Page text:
Dysgraphia

Dysgraphia is a Specific Learning Difference characterised by persistent difficulty with handwriting, written expression and spelling that may occur in isolation, but may occur in conjunction with Dyslexia or other learning differences. The word Dysgraphia comes from the Greek dys’ meaning ”difficulty”, and ‘graph’ meaning “to write” and so is a ‘difficulty writing’.

Research to date has shown that students who have Dysgraphia may have an impairment in their ability to create a permanent memory of written words linked to their pronunciation and meaning. They may also have difficulty planning sequential finger movements without visual feedback.  The ongoing delays in spelling, handwriting and writing development are often unexpected in relation to other cognitive abilities.

Two types of Dysgraphia are commonly recognised: Motor-based dysgraphia which involves difficulty with the mechanics of writing: awkward pencil grip and handwriting is tiring, slow and sometimes physically painful; whilst Language-based dysgraphia is related to difficulty in processing and sequencing ideas in writing. The student may be able to give wonderful oral presentations, but fail in written tasks.

‘Writing skills among dysgraphic children vary greatly. Some can’t discern the difference between upper and lowercase letters. Others confuse right, left, up and down. Most make spelling and punctuation errors. Often, these children can perform verbally but can’t write the same information.’ [1]

Explicit teaching in the areas of handwriting, spelling and written expression help the student to achieve a higher standard of writing, however, weaknesses in fluency is likely to be lifelong. These students need to work much harder and longer to produce their assignments. Assistive technology is recommended to support the student with touch typing as an alternative to handwriting, speech recognition, and oral recording of ideas in the planning process.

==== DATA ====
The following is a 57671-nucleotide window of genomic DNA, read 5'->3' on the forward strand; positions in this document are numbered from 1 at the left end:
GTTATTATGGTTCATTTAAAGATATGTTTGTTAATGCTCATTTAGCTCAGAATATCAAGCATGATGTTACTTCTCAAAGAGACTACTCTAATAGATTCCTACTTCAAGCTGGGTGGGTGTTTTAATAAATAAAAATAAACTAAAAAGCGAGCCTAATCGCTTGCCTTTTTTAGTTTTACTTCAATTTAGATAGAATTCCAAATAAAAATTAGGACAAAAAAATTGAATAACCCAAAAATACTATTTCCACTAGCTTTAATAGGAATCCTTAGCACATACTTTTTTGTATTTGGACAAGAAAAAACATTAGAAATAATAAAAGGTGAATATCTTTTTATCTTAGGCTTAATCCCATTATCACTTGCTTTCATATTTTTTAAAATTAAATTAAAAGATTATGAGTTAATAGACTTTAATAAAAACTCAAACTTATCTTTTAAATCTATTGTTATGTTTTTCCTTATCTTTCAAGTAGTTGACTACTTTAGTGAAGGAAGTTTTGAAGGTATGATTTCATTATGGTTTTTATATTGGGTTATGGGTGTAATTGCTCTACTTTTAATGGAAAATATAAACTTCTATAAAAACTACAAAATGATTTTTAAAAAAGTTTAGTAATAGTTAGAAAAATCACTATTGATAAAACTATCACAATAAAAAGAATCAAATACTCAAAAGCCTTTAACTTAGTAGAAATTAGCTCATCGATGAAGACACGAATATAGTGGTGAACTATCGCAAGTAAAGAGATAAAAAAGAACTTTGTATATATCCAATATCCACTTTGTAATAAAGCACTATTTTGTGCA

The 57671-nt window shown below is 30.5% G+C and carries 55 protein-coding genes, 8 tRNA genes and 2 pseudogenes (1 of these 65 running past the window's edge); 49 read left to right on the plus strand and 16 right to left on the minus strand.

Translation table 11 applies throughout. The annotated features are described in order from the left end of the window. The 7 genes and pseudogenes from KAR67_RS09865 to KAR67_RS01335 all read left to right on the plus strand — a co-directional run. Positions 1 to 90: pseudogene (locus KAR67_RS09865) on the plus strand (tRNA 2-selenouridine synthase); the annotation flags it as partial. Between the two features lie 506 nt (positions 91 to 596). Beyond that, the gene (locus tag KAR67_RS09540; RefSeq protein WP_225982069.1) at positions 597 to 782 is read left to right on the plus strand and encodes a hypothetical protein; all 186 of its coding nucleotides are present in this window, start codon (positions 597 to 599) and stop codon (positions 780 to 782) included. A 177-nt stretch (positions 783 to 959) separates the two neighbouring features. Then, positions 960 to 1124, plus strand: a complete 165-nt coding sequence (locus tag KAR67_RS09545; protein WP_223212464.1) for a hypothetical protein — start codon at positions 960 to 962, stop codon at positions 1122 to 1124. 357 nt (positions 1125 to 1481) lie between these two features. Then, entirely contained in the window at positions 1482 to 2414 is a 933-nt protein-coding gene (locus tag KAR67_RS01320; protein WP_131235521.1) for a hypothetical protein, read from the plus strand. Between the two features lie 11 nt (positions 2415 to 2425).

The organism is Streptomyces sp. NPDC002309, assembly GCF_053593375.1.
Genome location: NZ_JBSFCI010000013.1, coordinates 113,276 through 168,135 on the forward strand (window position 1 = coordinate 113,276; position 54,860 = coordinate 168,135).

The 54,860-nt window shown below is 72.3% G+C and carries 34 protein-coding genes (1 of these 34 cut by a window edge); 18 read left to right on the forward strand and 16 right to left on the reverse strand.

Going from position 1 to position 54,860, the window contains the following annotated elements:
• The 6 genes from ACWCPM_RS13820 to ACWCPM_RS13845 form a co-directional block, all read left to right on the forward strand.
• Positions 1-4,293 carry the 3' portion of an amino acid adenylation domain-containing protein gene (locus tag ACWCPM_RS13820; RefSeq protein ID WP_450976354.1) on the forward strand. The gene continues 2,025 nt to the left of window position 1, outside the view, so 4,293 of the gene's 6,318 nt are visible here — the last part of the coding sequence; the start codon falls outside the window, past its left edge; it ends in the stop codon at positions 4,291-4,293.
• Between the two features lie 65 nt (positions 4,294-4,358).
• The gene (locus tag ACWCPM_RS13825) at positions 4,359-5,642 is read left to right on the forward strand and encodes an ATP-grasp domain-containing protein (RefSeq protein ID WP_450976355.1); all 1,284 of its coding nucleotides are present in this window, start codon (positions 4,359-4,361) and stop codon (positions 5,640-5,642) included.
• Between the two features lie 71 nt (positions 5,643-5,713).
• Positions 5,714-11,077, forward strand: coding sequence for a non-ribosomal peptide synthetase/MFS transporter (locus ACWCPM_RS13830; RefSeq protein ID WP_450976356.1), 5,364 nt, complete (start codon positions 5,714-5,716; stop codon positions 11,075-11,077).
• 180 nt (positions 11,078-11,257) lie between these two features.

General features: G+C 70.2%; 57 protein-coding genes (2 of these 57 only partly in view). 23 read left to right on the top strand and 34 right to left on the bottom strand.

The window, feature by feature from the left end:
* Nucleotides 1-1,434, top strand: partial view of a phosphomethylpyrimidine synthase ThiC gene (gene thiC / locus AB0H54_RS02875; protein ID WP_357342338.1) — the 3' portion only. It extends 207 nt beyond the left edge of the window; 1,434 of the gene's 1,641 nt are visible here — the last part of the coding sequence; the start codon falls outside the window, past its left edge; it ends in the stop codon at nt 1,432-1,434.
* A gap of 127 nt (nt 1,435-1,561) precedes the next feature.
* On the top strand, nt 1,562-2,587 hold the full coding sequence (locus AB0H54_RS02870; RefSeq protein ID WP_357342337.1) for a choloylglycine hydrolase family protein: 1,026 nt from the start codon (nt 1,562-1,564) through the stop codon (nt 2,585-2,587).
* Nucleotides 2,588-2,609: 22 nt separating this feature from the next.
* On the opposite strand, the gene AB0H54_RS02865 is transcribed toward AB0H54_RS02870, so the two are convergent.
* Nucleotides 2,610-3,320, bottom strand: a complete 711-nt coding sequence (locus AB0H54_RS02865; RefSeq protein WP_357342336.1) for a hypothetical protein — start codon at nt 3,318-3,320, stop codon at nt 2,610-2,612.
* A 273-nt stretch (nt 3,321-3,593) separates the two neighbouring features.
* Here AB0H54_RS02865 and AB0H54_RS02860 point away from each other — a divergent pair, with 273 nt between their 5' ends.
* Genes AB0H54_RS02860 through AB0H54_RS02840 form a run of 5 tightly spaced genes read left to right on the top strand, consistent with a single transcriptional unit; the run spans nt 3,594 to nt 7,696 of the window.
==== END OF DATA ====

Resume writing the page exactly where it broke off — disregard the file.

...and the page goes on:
What you might see in Prep and Year 1

  • Ineffective pencil grip
  • Tense hand and arm when drawing, writing and colouring
  • Avoidance of drawing, colouring and writing tasks
  • Immature scribbles for drawing and colouring in
  • Illegible writing
  • Pressing down hard with pencil
  • ‘Writing from the shoulder’ not the wrist/hand

What you might see in Year 2 and beyond

  • Anxiety when presented writing tasks
  • Rushing drawing and writing to get it done
  • Pain and fatigue in hand/ and or arm during and after writing
  • Continued reversals of letters
  • Illegible writing
  • Irregularly formed letters with irregular spacing and position
  • Slow, laboured writing
  • Difficulty thinking of what to write
  • Difficulty planning assignments and ordering information into a logical order
  • Poor sentence structure of written text compared to oral ability

References:

http://www.interdys.org/index.htm


[1] Cavey, D 2004 ;Dysgraphia- A Handbook for Teachers and Parents, Pro-ed Publishers